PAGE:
Originally, the idea of a dj was a type of decentralized figure, the dj would be hidden from view, removed from the obligations of performance, understood as a conduit, playing other people’s music, thus denying traditional authorship. However, it seems like more and more the idea of a dj is becoming affiliated with the idea of an ‘artist,’ claiming rights and authorship over their work. But, [as any artist understands,] art and creation has a lot to do with composing, arranging, and curating, regardless of the medium, than a type of pure creation out of nothingness. A musician takes and borrows from many different sources, whether it’s explicitly sampled or an adapted melody.

In Indian classical music, there isn’t the notion of a “composer,” one would address and present themselves as a musician, even if they are creating, as they acknowledge that they are fundamentally contributors and players, not authors, in service of a tradition that is much larger and older than their own self.


If Soundcloud isn’t a free or safe space for sharing and posting contemporary electronic music, what are some other options? I think it’s important to acknowledge that although the internet has a great deal of opportunity and potential, (or maybe it had a great deal of opportunity and potential,) it’s also not a flourishing utopia. As different entities gain increasing dominance and control over the internet it becomes more of a nightmare. Somehow there’s a fine line between complete freedom and total oppression on the internet, and everything seems to be teetering on that threshold right now. Music is a good way to demonstrate this although this expands outwards towards everything, and some much more threatening topics, like privacy, freedom of speech, security, etc. But in music – on one hand there’s free streaming everywhere, anyone can be a self publishing musician, all music can be shared, there’s a type of openness and freedom of music media that feels like an opening of a dam after decades of trying to monetize and package music – but on the other hand there’s a rising army of algorithms scanning for copyrighted material, taking down media, an overcompensation for something that is uncontrollable.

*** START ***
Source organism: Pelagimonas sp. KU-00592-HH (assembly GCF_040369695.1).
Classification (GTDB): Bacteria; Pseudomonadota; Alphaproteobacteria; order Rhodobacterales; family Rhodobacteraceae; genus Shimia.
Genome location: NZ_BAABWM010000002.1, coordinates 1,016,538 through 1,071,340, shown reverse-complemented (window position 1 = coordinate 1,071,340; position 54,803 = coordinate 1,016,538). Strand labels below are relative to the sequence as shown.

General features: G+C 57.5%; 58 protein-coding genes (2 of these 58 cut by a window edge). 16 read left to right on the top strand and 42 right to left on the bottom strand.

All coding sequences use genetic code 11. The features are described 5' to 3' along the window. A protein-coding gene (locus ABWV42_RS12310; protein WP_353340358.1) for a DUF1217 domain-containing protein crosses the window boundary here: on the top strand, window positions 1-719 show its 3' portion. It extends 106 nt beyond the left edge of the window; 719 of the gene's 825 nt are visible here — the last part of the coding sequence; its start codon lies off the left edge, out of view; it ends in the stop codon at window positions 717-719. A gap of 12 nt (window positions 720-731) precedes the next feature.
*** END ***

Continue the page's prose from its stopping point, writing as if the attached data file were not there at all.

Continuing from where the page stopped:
There are two strategies that can be taken.

  1. “Soulnessless / Terre Thaemlitz” strategy – withdrawing, non participation

  2. “Saga / Matt Dryhurst strategy” – rethinking, remaking


SOULNESSLESS is an epic piece by Terre Thaemlitz, also known as DJ Sprinkles, (as well as a handful of other monikers, including G.R.R.L., Kami-Sakunobe House Explosion K-S.H.E, Social Material, Teriko, and Terre’s New Wuss Fusion, and probably so many more that I don’t know about). Soulnessless is a 16gb sd card that includes a 32 hour long mp3, an 80 min mp4, and a 150 page pdf translated into ten languages. Recently, I had the opportunity to attend a lecture where she did a multi media reading of her piece ‘Secrecy Wave Manifesto,’ or ‘Naisho Wave Manifesto,” where, among other things, she talked about the importance of silence, non participation, secrecy, and closets, and her objectives and intentions for an offline digital culture. For here and now, and perhaps unfairly, I’m not even going to go into the content of Soulnessless, although inextricably connected with its medium, and I’m just going to focus on the medium and some ramifications of an offline digital culture.

In the pdf labeled “about,” in Soulnessless, Thaemlitz writes,

“This project deals with a number of precarious themes and relationships which, if taken out of context, could lead to misinterpretations with potentially harmful — even dangerous — consequences for the parties involved. In order to minimize these risks, I am personally asking for your help in seeing that these files are used responsibly. Because of this project’s completely digital format, I specifically ask that you please do not upload or share these files online — even if you feel a website or forum is sympathetic to the themes in this project.”